If you have PSC as well as Crohn’s or Colitis, research suggests that you may be able to reduce your cancer risk by taking ursodeoxycholic acid at low doses, which is thought to work by diluting the toxic components of your bile. Your doctor or IBD team will advise you if you should take this.

• Visiting your doctor regularly
Seeing your doctor at least once a year, even when your Crohn’s or Colitis is in remission, can ensure you remain on the most appropriate treatment, and that you have regular checks for any sign of cancer. Of course, if you have any
changes in symptoms at any time, it is best to speak to your doctor as soon as you can.

• Having regular colonoscopies
Regular colonoscopies (see What is a colonoscopy?) mean that specialists can look for early changes in the colon before cancer develops. This is known as a surveillance colonoscopy. If you’ve had Crohn’s affecting the colon, or Colitis, for 8-10 years and have not recently had a colonoscopy, it’s a good idea to contact your doctor or IBD team to discuss whether this would be appropriate for you. If you have Ulcerative Colitis and PSC, you will need to have annual surveillance colonoscopies from the date of diagnosis of PSC. See How often should I have a colonoscopy?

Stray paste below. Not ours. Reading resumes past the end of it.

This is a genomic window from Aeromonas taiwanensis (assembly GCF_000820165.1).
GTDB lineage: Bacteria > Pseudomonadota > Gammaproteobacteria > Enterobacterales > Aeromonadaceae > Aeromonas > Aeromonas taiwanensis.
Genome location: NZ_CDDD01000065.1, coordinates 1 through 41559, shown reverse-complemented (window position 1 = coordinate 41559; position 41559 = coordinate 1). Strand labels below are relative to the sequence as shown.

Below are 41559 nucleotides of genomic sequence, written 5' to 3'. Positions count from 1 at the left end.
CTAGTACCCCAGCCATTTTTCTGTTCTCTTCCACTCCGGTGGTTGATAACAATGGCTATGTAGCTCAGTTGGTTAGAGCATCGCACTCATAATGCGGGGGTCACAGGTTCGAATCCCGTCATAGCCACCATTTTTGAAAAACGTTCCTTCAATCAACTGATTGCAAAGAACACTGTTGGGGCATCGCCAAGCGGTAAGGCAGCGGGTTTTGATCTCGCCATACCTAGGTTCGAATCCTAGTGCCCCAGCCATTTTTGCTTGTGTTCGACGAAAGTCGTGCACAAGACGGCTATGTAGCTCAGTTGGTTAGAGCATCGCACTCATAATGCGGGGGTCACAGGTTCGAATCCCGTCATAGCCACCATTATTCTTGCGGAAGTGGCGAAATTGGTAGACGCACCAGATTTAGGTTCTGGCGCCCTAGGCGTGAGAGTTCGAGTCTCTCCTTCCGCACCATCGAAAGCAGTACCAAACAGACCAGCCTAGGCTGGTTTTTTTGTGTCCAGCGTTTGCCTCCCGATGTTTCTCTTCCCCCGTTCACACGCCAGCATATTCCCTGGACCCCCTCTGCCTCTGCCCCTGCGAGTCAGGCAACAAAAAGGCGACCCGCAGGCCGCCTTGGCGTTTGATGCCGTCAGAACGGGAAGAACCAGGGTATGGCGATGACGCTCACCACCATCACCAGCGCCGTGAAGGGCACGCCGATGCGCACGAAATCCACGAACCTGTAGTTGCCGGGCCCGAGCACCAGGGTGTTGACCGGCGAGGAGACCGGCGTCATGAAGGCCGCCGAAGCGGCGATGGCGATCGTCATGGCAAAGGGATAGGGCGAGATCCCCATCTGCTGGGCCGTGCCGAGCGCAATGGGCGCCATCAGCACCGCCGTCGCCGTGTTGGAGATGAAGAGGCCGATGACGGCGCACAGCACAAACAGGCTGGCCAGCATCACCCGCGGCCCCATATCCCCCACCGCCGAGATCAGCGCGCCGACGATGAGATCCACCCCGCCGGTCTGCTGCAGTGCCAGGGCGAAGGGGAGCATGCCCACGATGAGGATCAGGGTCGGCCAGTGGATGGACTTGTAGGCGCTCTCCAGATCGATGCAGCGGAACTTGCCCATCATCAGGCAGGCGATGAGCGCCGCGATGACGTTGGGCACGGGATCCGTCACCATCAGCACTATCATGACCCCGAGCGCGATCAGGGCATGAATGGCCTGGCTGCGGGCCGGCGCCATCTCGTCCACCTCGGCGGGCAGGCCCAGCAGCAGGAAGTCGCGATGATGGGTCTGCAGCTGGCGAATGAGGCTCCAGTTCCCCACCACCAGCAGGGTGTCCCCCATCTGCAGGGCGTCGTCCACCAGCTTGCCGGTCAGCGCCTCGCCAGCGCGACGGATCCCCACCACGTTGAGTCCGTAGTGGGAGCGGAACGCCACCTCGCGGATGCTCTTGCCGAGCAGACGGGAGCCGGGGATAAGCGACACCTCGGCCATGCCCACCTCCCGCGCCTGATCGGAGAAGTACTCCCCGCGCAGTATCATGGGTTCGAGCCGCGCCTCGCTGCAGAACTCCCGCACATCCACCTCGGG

If you have proctitis (inflammation of the rectum – the lower part of the large bowel) your risk is little or no greater than for the general population. You won’t need surveillance colonoscopies unless your diagnosis changes.

There are several things you can do to reduce your risk of bowel cancer: